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dc.contributor.authorUppal, Jaspreet
dc.date.accessioned2018-07-12T08:23:35Z
dc.date.available2018-07-12T08:23:35Z
dc.date.issued2017
dc.identifier.urihttp://hdl.handle.net/2436/621485
dc.descriptionA portfolio submitted to The University of Wolverhampton for the Practitioner Doctorate in Counselling Psychology Award: D.Couns.Psych.
dc.description.abstractThis research aimed to identify the factors that predict the well-being of parents/carers of children with Down syndrome. It was hoped that this would increase the understanding around what factors impact the well-being of such families and also influence future interventions and supports that may be available for these families. In total, 100 participants took part in this survey study that measured the impact of psycho-social factors, individual differences in carers, deprivation and the support needs of the child. Data was analysed using regression analysis to explore relationships between carer well-being and the listed factors. The analysis revealed that resilience was the strongest predictor of carer well-being, suggesting that higher resilience levels results in higher well-being. In addition, being a male carer, with a younger child with Down syndrome who has lower levels of behaviours that challenge is predictive of better well-being. Although not all factors were found to be significant overall, this study does highlight the importance of psycho-social factors and individual differences in the carer and child in relation to well-being. Finally, the findings suggest that the impact of deprivation and carer hardship on well-being could be an area of further research.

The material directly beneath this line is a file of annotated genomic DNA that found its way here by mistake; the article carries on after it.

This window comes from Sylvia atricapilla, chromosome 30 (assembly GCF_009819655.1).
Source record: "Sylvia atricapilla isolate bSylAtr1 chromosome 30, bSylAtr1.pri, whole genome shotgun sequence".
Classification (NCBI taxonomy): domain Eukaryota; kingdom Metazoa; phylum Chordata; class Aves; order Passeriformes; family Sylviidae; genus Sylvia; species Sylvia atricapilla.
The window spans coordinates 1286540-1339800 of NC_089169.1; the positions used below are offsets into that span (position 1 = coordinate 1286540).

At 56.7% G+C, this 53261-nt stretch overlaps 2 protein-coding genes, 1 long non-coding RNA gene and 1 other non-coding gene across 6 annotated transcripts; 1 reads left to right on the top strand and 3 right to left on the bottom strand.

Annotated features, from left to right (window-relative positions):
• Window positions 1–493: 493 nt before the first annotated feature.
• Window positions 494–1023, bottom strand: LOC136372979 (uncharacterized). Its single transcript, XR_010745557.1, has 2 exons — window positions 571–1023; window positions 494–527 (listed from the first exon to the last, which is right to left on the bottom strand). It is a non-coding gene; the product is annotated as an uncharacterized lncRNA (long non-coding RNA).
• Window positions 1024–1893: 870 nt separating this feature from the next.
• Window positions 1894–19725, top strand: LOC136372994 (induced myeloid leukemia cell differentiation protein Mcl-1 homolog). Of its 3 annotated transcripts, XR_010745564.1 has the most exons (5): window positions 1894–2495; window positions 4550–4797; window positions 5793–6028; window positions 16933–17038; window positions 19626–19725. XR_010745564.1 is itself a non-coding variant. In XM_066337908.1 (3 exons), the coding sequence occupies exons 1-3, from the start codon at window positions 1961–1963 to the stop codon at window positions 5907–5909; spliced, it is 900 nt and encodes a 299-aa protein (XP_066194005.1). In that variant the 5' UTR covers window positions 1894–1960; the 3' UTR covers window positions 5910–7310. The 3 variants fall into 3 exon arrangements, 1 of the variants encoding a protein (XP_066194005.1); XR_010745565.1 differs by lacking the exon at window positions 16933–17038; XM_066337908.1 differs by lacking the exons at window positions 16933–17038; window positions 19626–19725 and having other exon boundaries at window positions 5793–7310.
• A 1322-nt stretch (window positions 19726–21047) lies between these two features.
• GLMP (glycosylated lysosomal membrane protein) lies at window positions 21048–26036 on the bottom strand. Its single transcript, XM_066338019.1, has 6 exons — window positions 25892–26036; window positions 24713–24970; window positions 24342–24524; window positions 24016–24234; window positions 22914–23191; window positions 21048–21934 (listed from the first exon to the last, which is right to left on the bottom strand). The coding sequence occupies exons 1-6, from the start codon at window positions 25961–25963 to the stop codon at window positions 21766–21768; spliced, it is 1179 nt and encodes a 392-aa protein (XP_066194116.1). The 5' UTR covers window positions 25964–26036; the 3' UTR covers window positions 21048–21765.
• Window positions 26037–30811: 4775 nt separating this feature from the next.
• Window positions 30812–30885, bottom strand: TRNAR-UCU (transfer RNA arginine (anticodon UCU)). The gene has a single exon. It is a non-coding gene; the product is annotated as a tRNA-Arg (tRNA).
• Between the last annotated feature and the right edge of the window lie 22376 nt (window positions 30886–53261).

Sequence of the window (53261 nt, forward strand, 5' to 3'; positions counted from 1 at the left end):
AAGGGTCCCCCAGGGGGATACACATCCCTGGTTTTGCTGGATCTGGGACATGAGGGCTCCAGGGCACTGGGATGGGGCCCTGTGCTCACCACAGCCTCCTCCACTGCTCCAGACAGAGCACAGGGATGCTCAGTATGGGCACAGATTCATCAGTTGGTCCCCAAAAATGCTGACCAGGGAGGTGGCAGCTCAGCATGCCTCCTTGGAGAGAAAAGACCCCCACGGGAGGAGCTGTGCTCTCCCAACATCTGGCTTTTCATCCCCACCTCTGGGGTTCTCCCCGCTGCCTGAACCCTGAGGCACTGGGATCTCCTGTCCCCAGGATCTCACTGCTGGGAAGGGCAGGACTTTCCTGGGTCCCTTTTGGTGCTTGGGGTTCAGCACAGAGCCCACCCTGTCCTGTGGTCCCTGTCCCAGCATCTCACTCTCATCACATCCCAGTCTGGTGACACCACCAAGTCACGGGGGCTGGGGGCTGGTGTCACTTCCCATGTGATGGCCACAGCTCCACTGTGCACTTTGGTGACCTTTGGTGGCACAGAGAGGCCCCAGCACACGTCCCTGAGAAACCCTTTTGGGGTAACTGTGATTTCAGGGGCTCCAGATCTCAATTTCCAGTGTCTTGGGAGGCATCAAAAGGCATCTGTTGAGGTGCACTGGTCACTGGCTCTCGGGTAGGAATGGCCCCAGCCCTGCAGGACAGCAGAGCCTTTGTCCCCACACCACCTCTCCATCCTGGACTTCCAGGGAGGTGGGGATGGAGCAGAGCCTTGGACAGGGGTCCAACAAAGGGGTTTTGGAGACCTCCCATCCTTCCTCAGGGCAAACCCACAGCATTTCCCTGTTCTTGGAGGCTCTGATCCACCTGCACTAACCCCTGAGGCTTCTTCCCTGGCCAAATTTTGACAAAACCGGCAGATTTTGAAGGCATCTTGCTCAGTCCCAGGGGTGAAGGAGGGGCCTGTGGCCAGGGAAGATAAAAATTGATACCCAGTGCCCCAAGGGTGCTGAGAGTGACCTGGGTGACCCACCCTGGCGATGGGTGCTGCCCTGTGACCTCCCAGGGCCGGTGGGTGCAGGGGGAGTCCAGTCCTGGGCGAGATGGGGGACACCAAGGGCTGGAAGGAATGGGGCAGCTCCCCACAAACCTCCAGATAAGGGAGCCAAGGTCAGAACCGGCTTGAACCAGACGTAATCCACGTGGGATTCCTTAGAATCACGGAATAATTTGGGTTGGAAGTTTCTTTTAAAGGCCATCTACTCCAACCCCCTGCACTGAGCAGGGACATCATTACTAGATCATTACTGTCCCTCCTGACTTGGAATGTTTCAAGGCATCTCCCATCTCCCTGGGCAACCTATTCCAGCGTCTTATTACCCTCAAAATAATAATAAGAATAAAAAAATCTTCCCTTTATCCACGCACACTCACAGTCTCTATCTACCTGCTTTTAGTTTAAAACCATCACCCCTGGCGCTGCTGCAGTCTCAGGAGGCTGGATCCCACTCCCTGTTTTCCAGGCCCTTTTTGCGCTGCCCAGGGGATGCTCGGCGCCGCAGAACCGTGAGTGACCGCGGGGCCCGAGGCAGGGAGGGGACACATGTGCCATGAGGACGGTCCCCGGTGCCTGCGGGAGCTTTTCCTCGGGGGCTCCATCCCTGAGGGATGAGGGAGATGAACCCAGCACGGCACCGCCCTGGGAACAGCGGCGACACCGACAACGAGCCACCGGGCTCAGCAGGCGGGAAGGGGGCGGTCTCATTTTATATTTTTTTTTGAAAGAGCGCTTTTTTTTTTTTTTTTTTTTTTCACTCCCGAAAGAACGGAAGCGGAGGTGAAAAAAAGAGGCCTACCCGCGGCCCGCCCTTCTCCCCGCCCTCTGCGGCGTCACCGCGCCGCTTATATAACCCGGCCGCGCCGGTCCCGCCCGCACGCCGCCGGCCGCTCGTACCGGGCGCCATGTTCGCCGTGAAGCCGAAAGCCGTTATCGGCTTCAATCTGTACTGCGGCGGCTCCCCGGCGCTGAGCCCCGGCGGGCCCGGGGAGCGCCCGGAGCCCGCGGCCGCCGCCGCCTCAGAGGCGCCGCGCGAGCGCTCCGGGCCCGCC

dc.language.isoen
dc.titlePredicting the Well-Being of Families with a Child with Down Syndrome
dc.typeThesis or dissertation
refterms.dateFOA2018-07-18T13:59:10Z
html.description.abstractThis research aimed to identify the factors that predict the well-being of parents/carers of children with Down syndrome. It was hoped that this would increase the understanding around what factors impact the well-being of such families and also influence future interventions and supports that may be available for these families. In total, 100 participants took part in this survey study that measured the impact of psycho-social factors, individual differences in carers, deprivation and the support needs of the child. Data was analysed using regression analysis to explore relationships between carer well-being and the listed factors. The analysis revealed that resilience was the strongest predictor of carer well-being, suggesting that higher resilience levels results in higher well-being. In addition, being a male carer, with a younger child with Down syndrome who has lower levels of behaviours that challenge is predictive of better well-being. Although not all factors were found to be significant overall, this study does highlight the importance of psycho-social factors and individual differences in the carer and child in relation to well-being. Finally, the findings suggest that the impact of deprivation and carer hardship on well-being could be an area of further research.


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